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Forget The Temptress Rep: Here's The Real Cleopatra

Cleopatra was a tragic temptress who left a string of broken hearts up and down the Nile -- or at least, that's what her enemies in Rome wanted you to think.

Now, a new biography of the Egyptian queen aims to set the record straight.

Historian Duane Roller is the author of Cleopatra: A Biography, and he tells NPR's Guy Raz that the most popular images of Cleopatra came from a smear campaign waged by Rome.

"You have to remember, the information that we have about her was written by the people who defeated her -- her enemies," Roller says. "They saw her as a dangerous threat to the Roman Republic and [built] her up as this horrible woman who led men to their doom."

In fact, Roller says, while Cleopatra did have relationships with both Julius Caesar and his deputy Mark Antony, they were the only men in her life. "They were the two most important people in Rome in their era," Roller says, "so her connection with them was not purely a matter of physicality, it was a political decision."

When Cleopatra finally gained the throne of Egypt -- after a lengthy struggle with one of her brothers -- she took charge of a crumbling kingdom on the verge of being overwhelmed by the rising power of Rome. Forming a connection with the two most powerful Romans of the era was a sound political strategy.

Cleopatra was an able strategist and administrator, Roller says, renowned for her education. "She could read probably 10 or a dozen languages," he says. "She was famous for conducting her diplomatic business in the language of whoever she was talking to."

The queen was also a published author, writing treatises on medicine and weights and measures. "None of this would be unusual except for the gender factor. We don't have very many women in antiquity, at least as far as we know, who were this erudite," Roller says. "Except for her gender, she fits very much into the history of the period."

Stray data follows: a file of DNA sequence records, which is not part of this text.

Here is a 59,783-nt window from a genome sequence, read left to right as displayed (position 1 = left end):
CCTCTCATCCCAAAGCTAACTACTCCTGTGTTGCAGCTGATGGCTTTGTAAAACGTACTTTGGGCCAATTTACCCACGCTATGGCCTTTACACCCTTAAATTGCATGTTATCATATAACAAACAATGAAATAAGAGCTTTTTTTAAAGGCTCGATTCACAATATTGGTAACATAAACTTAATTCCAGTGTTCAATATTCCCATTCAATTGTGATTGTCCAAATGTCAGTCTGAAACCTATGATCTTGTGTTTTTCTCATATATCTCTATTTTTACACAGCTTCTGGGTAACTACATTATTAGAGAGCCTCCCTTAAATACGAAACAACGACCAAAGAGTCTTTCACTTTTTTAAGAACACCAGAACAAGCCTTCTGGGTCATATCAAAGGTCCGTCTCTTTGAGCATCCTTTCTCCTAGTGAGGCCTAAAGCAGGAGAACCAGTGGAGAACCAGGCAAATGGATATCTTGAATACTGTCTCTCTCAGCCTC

But Roller says her storied romance with Mark Antony was probably real. When they met, both had an agenda -- Cleopatra wanted to keep Egypt strong, and Mark Antony needed the backing of all the eastern Mediterranean rulers in his fight against the assassins of Julius Caesar, who had fled east.

"So one thing Antony has to do is to summon all of the powerful people of the East to his headquarters in Tarsus, to make sure they're on board," Roller says. "Obviously one of those is Cleopatra. But clearly it goes into a personal level very quickly, and nine months later she has twins."

Now, if you've read Shakespeare or taken a history class, you know what happens next: Marc Antony breaks with Caesar's successor, Octavian, later known as Caesar Augustus, who declared war on Cleopatra. Octavian can't go after Antony directly, Roller writes, because that means civil war. So, Cleopatra proves a convenient target. Defeated at the battle of Actium in 31 B.C., Cleopatra tricks Antony into killing himself, and then joins him in death to avoid being dragged to Rome and paraded about as Octavian's trophy.

However, her famous death by asp bite is probably legend, Roller says. The bite of the asp isn't always fatal, and contemporary accounts seem to indicate that Cleopatra poisoned herself.

Ironically, once Cleopatra was gone, Caesar Augustus adopted many of her ideas about ruling. "Even the use of purple as the imperial color, because that was Cleopatra's personal color," Roller says. "So in a sense, she helped create the Roman Empire and brought about the fall of the republic. She's a central figure in all of this, there's no denying that."

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